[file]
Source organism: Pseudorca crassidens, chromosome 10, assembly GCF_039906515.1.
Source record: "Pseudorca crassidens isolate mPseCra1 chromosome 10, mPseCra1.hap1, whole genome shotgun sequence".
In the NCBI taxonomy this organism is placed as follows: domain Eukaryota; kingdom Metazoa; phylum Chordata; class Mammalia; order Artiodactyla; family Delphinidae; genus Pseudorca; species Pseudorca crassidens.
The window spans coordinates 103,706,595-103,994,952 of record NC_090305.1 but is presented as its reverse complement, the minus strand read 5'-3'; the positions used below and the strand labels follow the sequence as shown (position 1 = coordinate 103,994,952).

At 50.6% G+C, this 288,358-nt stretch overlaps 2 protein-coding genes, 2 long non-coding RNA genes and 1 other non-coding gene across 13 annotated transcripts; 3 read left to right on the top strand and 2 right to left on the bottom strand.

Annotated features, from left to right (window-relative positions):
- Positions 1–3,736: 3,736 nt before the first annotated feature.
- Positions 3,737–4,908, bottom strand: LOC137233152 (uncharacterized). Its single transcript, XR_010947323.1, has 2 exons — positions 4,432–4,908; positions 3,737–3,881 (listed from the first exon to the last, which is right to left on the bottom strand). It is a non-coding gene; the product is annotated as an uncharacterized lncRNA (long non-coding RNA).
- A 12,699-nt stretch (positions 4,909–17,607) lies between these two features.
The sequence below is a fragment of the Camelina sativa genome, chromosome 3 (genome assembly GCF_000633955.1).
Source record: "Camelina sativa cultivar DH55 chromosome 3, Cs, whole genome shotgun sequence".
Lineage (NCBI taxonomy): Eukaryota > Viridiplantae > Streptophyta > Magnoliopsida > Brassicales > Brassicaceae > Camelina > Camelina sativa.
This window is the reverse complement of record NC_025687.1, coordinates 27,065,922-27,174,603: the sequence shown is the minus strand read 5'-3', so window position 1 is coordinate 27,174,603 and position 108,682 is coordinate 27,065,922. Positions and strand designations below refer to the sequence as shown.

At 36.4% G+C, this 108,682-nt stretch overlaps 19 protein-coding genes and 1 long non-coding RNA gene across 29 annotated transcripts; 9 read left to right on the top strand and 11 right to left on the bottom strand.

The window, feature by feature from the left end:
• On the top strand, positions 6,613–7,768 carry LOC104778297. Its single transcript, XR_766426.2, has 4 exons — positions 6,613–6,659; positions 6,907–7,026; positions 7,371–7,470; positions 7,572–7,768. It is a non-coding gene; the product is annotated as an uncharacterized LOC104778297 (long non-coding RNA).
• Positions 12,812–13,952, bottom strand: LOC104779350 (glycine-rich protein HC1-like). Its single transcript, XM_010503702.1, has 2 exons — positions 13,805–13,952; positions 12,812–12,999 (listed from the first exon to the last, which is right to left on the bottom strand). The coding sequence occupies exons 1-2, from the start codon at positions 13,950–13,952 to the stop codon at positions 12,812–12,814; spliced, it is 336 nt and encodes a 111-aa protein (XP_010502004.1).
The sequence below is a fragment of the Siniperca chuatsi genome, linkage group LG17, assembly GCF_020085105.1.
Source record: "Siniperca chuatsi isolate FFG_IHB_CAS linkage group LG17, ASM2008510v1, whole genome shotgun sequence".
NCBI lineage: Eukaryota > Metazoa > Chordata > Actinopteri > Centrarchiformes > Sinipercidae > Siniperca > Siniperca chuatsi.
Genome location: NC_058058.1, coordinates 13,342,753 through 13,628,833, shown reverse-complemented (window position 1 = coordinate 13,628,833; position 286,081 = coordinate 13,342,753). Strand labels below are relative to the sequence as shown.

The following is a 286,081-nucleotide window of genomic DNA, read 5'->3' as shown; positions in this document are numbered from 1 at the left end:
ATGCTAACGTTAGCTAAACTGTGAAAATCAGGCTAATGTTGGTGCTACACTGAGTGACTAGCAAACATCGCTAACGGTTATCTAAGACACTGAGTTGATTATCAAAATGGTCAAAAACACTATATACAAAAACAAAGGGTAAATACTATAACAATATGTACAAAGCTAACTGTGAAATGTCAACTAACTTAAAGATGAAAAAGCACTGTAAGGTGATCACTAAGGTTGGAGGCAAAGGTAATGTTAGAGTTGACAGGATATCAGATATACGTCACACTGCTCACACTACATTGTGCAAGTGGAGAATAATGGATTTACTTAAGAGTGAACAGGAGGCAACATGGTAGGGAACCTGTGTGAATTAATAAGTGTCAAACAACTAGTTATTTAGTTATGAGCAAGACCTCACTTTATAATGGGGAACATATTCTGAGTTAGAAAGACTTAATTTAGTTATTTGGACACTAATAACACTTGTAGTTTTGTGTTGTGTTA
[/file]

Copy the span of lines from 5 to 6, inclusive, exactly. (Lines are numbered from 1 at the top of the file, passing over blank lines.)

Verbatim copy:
At 50.6% G+C, this 288,358-nt stretch overlaps 2 protein-coding genes, 2 long non-coding RNA genes and 1 other non-coding gene across 13 annotated transcripts; 3 read left to right on the top strand and 2 right to left on the bottom strand.

Annotated features, from left to right (window-relative positions):